Are you an imposter and lack confidence? How To Get Rid of Impostor Syndrome and Make Confidence a Habit says that, “In most cases, imposter syndrome starts with a feeling of inadequacy or unworthiness.” And that “There are methods to train your mind and regain your confidence.” The article begins with usual ways of building confidence, such as earning respect, increasing productivity, being a positive influence, and standing out in a crowd. I was about to stop reading when it quickly shifted to point out that success can breed imposter syndrome. Okay, now you’ve got my attention.
All this focus on respect, productivity, and standing out are external references for our identity, worthiness, and value. Ultimately they seem to lead to being a workaholic, constantly busy to prove our worthiness to ourselves and others.
Then the article provided three helpful steps that we can begin to take to really make a shift. Here they are:
Step 1 – Own Your Narrative:
The article suggests asking ourselves questions to build self-awareness. The question that stood out to me as the most important was: “What are your core values and principles?”
I’ve found that one of the most difficult aspects of dealing with stress is indecisiveness. Core values and principles inform us immediately how we’ll make decisions every time we encounter stress. That speeds decision-making. Knowing our values means we have self-awareness. Making decisions based on our values, over time, creates our narrative. That consistency builds ownership.
Step 2 – Use Thoughts, Language and Body Language to Your Advantage:
The article suggests changing thought patterns, which can lead to changing our mindset. Probably the biggest shift for changing thoughts is to think of problems as opportunities for learning. Add to that a habit of maintaining proper posture and we’ll use our mind and body to our advantage.
Step 3 – Stop Comparing Yourself With Others:
We can’t completely eliminate our tendency to compare ourselves to others. It’s actually useful, if we do it to identify a standard we want to emulate. The article points out how we think others aren’t struggling like we are. Then it gives us another important shift to make: from external to internal. This shift grounds us in an internal locus of control. “If you depend on internal validation,” the article states “you can better be in control of how you feel about yourself. Relying on external validation and using other people’s opinions to dictate your abilities is a sure-fire way to feeling bad about yourself.”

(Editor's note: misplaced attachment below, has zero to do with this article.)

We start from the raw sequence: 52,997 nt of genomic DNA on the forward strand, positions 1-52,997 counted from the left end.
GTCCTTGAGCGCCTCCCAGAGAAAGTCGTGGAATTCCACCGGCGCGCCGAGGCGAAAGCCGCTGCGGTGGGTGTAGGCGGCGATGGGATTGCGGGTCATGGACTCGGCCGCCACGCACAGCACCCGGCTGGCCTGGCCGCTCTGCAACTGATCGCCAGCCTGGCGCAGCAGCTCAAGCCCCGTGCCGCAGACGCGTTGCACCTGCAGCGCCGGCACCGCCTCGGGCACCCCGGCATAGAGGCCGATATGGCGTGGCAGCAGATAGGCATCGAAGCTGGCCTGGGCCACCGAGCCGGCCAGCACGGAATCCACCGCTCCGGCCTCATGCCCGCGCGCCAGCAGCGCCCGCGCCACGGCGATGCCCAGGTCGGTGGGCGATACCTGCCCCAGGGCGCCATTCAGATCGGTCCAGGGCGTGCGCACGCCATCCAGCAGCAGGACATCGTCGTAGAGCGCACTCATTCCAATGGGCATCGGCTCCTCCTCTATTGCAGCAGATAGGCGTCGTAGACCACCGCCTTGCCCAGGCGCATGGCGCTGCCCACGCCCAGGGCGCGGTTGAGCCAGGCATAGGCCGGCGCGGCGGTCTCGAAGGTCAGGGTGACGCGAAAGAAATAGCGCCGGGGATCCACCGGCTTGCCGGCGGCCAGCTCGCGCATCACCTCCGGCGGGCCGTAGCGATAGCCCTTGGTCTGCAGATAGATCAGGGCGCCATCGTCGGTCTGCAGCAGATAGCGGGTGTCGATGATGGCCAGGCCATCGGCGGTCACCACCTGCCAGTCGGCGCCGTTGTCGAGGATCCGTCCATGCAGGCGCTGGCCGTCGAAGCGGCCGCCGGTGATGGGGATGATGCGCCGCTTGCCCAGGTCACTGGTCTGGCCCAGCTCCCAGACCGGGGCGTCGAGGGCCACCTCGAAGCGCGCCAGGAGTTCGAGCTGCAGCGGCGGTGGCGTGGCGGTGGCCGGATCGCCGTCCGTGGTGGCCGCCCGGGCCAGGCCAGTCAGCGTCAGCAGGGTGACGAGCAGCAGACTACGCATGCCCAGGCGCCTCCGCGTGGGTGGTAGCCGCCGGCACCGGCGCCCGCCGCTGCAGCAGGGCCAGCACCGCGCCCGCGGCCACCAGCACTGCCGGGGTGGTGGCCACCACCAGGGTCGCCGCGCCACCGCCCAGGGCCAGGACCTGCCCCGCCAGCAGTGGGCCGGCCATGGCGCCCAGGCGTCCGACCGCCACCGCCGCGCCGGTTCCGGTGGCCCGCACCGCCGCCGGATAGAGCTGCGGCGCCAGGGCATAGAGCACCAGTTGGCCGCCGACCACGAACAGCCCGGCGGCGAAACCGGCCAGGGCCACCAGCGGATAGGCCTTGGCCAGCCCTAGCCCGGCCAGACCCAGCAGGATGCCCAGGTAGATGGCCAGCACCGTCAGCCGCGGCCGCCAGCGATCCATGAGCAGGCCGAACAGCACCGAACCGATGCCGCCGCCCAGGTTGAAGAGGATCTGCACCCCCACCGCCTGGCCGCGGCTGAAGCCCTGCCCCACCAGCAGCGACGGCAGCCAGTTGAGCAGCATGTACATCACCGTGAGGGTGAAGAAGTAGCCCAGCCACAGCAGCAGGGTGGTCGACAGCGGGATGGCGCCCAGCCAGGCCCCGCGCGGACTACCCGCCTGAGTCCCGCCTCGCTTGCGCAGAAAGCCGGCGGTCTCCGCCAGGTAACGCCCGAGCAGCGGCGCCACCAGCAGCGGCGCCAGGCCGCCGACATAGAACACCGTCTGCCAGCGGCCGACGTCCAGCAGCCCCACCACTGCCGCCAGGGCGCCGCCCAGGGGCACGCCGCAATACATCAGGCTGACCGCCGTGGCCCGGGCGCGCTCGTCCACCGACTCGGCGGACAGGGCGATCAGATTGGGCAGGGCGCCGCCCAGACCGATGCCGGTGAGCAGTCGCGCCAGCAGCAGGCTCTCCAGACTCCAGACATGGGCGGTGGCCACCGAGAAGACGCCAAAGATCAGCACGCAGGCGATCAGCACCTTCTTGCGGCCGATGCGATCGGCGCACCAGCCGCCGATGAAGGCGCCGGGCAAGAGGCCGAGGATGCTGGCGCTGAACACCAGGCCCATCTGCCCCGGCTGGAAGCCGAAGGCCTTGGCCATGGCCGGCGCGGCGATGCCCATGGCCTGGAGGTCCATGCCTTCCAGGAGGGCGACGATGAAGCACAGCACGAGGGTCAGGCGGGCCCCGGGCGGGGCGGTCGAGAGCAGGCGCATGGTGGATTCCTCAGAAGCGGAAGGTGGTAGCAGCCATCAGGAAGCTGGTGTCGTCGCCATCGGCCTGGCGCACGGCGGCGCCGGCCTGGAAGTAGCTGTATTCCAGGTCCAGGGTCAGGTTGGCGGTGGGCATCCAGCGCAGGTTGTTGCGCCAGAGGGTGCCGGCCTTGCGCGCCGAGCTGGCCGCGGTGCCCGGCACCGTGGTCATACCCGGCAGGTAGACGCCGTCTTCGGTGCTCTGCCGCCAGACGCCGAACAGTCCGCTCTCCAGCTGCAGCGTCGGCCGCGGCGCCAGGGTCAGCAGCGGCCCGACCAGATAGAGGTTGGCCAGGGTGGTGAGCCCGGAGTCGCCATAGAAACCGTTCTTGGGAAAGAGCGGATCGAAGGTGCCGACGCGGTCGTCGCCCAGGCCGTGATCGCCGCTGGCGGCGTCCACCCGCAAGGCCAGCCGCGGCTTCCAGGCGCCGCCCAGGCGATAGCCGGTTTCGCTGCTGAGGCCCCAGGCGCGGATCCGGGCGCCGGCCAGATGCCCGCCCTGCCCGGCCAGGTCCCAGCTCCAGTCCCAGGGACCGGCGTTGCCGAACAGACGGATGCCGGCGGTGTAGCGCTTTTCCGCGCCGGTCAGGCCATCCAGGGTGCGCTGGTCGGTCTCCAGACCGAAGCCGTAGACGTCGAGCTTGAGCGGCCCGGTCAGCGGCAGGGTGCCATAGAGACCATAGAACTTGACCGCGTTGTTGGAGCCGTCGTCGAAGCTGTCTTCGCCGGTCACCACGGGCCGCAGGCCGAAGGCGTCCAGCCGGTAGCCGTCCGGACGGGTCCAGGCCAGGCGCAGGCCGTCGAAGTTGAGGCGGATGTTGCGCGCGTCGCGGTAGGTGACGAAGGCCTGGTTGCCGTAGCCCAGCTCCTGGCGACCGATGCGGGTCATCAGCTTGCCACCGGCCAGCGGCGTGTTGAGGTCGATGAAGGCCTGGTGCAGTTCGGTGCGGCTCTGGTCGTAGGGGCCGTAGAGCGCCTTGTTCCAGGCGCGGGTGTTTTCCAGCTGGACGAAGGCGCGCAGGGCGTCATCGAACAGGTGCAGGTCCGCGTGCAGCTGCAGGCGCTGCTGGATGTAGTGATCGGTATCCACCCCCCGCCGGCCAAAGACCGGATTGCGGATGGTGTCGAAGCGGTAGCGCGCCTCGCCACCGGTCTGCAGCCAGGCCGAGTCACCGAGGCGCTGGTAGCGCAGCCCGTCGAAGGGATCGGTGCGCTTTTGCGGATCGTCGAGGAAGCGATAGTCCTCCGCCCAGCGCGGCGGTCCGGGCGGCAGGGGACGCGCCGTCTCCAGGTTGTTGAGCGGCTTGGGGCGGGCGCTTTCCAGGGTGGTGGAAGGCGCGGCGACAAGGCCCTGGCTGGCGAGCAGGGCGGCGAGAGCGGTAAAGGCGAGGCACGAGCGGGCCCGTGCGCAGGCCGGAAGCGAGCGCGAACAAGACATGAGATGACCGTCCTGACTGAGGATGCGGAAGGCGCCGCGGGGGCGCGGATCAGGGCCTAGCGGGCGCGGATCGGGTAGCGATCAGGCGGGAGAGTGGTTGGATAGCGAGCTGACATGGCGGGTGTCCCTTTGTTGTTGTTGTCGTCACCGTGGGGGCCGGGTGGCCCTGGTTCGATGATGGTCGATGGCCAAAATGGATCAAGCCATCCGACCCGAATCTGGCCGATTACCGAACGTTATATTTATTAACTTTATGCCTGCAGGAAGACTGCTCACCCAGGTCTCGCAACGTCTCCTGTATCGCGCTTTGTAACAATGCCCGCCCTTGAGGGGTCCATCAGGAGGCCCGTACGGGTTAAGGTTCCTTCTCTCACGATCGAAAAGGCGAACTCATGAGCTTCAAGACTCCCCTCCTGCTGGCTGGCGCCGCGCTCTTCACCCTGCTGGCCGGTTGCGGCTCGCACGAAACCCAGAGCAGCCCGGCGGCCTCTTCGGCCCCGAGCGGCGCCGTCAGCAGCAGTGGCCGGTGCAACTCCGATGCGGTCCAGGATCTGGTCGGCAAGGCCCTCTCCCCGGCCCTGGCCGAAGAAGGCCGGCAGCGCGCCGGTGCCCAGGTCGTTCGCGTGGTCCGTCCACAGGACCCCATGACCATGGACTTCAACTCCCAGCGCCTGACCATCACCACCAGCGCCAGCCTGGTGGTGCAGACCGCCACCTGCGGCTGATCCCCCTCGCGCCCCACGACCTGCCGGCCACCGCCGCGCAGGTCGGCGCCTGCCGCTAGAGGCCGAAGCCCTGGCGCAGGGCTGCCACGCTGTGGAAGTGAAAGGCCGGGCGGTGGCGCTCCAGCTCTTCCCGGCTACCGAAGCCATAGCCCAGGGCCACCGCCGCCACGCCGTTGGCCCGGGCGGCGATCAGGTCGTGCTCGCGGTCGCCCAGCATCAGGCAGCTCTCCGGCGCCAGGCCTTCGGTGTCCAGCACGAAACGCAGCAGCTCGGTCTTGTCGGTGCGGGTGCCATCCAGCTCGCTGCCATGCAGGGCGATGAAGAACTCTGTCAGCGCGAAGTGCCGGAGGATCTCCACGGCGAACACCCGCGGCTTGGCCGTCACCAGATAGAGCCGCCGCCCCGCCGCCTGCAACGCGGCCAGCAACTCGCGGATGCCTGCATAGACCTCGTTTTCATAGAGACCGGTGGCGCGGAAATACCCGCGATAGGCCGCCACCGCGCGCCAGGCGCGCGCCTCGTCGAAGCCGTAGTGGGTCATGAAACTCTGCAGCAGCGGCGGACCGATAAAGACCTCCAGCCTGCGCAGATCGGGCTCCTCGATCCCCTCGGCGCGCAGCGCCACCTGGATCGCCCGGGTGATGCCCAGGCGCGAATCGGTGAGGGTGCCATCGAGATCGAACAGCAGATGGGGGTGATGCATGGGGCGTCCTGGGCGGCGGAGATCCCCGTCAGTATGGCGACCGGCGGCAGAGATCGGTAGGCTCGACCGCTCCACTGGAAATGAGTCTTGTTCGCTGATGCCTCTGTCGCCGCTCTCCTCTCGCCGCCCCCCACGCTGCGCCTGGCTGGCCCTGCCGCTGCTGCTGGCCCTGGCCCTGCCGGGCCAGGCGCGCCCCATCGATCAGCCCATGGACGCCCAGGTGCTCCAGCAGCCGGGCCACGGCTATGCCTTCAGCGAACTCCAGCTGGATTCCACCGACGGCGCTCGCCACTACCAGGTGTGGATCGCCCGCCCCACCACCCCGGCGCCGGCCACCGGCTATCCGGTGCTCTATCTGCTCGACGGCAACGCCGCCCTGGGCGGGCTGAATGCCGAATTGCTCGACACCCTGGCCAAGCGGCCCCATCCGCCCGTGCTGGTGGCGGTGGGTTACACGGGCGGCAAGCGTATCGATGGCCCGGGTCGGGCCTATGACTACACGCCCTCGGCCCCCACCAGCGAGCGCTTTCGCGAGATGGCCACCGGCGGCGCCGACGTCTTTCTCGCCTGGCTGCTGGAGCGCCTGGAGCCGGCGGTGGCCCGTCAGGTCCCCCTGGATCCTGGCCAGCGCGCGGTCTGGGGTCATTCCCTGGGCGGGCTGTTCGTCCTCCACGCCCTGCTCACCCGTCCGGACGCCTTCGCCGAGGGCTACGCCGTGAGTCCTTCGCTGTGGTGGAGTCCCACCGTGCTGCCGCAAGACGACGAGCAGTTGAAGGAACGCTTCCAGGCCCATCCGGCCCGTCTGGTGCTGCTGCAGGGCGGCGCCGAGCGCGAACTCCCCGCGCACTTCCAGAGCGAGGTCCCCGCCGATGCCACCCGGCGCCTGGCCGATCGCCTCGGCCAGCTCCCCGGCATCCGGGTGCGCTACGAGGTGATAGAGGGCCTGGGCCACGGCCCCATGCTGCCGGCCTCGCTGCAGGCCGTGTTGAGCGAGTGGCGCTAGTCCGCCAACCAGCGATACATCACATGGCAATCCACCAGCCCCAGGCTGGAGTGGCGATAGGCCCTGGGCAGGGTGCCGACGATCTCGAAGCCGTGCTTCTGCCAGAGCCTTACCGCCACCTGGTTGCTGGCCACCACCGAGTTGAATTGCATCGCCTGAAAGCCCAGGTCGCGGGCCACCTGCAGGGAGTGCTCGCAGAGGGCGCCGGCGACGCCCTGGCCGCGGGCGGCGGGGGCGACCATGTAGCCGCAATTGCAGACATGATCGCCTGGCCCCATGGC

I like the article’s concluding point: “While it is natural for even the best to make mistakes, it is important to see them as learning opportunities and not get demotivated. By reframing your thoughts and actions, you can deal with imposter syndrome effectively.” Mistakes are necessary. I’m constantly paying attention to reframing my mistakes, seeing them as necessary. That helps me actually enjoy the learning opportunities more and sustaining my motivation as I process myself through them.
A final point–a half-step–about imposter syndrome is one of separating identity from outcome. Much of this article points us in that direction. I’d like to make this explicit. Owning our narrative, using our mind and body effectively, and shifting to an internal locus of control all facilitate separating identity from outcome. The article began with the assertion that imposter syndrome starts with a feeling of unworthiness. If we simply note whether or not we feel more or less worthwhile after creating an outcome, then we can have self awareness to diminish the imposter that hides with us. Remember, it’s both feeling worthwhile and feeling worthless that lead to imposter syndrome.